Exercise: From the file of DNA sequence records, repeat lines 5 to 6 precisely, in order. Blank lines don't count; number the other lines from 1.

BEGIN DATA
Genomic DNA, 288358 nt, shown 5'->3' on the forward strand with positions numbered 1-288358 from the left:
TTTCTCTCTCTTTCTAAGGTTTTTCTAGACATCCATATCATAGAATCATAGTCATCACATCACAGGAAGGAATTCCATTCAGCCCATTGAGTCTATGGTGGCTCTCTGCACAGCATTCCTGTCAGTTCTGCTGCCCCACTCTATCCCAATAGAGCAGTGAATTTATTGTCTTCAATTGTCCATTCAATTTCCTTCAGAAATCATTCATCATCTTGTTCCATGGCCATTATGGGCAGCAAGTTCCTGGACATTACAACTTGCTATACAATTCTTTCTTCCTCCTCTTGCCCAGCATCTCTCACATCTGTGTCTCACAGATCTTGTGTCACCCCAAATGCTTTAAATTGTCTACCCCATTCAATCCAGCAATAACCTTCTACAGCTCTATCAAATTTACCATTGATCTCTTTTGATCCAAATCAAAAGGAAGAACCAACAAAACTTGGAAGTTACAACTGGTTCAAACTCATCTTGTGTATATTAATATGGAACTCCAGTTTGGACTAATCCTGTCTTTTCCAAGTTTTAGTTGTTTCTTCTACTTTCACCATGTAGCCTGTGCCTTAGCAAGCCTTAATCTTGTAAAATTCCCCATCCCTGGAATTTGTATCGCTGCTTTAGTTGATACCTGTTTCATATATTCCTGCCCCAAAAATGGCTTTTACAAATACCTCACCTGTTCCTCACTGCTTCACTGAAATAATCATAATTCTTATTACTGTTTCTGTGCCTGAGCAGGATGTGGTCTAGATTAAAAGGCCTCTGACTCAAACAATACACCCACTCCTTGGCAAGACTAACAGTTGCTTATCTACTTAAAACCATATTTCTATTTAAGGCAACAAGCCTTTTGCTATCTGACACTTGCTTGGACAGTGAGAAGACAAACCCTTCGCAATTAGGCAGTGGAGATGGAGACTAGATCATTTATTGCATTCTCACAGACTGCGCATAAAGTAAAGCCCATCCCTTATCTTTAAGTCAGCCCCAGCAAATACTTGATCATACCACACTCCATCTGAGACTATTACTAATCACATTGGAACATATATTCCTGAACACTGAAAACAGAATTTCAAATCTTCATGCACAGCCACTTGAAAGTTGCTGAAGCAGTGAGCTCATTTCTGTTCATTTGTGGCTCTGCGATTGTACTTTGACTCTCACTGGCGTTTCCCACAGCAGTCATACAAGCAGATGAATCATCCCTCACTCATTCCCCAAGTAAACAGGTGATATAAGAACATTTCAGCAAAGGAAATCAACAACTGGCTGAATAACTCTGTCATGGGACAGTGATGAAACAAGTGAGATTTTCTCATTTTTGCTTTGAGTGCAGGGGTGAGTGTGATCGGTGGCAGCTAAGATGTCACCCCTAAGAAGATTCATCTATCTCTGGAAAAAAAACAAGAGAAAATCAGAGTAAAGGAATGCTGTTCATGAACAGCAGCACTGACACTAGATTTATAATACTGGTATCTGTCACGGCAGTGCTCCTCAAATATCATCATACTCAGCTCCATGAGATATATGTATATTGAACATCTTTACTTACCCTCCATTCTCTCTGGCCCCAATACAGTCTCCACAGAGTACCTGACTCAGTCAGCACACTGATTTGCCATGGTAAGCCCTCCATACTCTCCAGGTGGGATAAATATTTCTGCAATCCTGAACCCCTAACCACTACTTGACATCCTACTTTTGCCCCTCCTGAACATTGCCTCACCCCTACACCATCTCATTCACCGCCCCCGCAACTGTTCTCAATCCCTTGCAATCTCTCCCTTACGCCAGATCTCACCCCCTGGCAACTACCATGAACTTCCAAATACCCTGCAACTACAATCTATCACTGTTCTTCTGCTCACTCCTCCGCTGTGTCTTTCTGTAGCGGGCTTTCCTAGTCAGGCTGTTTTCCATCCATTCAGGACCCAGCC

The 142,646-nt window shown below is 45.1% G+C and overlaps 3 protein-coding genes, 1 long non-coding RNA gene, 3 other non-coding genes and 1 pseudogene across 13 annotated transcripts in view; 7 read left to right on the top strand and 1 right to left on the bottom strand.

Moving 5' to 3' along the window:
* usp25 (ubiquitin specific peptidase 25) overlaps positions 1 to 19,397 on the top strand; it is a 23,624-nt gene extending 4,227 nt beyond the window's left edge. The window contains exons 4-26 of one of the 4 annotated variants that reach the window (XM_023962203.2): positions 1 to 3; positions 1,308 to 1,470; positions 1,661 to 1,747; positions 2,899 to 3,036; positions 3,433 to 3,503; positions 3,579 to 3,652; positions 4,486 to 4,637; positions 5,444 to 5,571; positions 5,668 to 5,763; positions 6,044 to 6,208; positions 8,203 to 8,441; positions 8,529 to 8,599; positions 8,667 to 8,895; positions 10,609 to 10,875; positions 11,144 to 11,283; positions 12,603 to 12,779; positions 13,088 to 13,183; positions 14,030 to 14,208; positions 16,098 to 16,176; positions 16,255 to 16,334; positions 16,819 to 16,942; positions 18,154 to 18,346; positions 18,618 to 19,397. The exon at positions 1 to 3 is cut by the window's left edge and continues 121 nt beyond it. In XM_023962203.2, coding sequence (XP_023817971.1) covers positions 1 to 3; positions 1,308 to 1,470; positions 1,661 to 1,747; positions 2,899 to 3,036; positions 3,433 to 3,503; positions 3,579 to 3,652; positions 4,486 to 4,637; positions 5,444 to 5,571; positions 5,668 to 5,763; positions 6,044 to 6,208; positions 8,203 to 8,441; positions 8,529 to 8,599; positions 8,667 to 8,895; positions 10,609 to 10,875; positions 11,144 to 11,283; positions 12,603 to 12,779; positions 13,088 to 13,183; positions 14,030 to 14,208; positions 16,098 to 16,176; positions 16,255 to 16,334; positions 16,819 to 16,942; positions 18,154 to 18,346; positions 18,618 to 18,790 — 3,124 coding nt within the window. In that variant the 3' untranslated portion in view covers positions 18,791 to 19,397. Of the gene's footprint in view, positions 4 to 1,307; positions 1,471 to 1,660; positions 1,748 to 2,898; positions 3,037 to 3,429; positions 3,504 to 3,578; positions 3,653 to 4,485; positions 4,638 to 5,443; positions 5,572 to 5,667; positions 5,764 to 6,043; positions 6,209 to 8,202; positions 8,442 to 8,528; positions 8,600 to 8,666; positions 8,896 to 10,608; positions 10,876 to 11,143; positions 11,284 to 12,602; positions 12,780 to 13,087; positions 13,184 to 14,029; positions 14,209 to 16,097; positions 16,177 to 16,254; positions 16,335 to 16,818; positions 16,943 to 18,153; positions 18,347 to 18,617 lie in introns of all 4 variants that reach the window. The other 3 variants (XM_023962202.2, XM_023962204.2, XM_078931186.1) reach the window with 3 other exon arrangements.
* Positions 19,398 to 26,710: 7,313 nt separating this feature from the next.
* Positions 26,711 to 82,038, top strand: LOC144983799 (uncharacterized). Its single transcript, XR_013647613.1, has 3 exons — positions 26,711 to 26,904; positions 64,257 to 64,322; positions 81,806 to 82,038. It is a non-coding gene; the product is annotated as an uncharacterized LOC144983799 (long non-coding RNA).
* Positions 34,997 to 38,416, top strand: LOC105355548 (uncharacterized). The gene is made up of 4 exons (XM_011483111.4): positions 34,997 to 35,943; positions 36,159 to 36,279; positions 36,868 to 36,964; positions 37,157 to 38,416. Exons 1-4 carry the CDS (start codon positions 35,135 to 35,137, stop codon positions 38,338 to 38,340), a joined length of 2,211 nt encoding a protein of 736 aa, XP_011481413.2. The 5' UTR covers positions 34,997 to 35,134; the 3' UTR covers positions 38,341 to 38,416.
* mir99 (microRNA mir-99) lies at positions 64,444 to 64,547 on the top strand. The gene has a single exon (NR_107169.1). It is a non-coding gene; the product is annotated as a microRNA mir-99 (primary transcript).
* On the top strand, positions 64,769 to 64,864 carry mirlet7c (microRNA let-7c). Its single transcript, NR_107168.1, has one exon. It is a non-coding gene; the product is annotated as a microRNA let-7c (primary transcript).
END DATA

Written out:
* usp25 (ubiquitin specific peptidase 25) overlaps positions 1 to 19,397 on the top strand; it is a 23,624-nt gene extending 4,227 nt beyond the window's left edge. The window contains exons 4-26 of one of the 4 annotated variants that reach the window (XM_023962203.2): positions 1 to 3; positions 1,308 to 1,470; positions 1,661 to 1,747; positions 2,899 to 3,036; positions 3,433 to 3,503; positions 3,579 to 3,652; positions 4,486 to 4,637; positions 5,444 to 5,571; positions 5,668 to 5,763; positions 6,044 to 6,208; positions 8,203 to 8,441; positions 8,529 to 8,599; positions 8,667 to 8,895; positions 10,609 to 10,875; positions 11,144 to 11,283; positions 12,603 to 12,779; positions 13,088 to 13,183; positions 14,030 to 14,208; positions 16,098 to 16,176; positions 16,255 to 16,334; positions 16,819 to 16,942; positions 18,154 to 18,346; positions 18,618 to 19,397. The exon at positions 1 to 3 is cut by the window's left edge and continues 121 nt beyond it. In XM_023962203.2, coding sequence (XP_023817971.1) covers positions 1 to 3; positions 1,308 to 1,470; positions 1,661 to 1,747; positions 2,899 to 3,036; positions 3,433 to 3,503; positions 3,579 to 3,652; positions 4,486 to 4,637; positions 5,444 to 5,571; positions 5,668 to 5,763; positions 6,044 to 6,208; positions 8,203 to 8,441; positions 8,529 to 8,599; positions 8,667 to 8,895; positions 10,609 to 10,875; positions 11,144 to 11,283; positions 12,603 to 12,779; positions 13,088 to 13,183; positions 14,030 to 14,208; positions 16,098 to 16,176; positions 16,255 to 16,334; positions 16,819 to 16,942; positions 18,154 to 18,346; positions 18,618 to 18,790 — 3,124 coding nt within the window. In that variant the 3' untranslated portion in view covers positions 18,791 to 19,397. Of the gene's footprint in view, positions 4 to 1,307; positions 1,471 to 1,660; positions 1,748 to 2,898; positions 3,037 to 3,429; positions 3,504 to 3,578; positions 3,653 to 4,485; positions 4,638 to 5,443; positions 5,572 to 5,667; positions 5,764 to 6,043; positions 6,209 to 8,202; positions 8,442 to 8,528; positions 8,600 to 8,666; positions 8,896 to 10,608; positions 10,876 to 11,143; positions 11,284 to 12,602; positions 12,780 to 13,087; positions 13,184 to 14,029; positions 14,209 to 16,097; positions 16,177 to 16,254; positions 16,335 to 16,818; positions 16,943 to 18,153; positions 18,347 to 18,617 lie in introns of all 4 variants that reach the window. The other 3 variants (XM_023962202.2, XM_023962204.2, XM_078931186.1) reach the window with 3 other exon arrangements.
* Positions 19,398 to 26,710: 7,313 nt separating this feature from the next.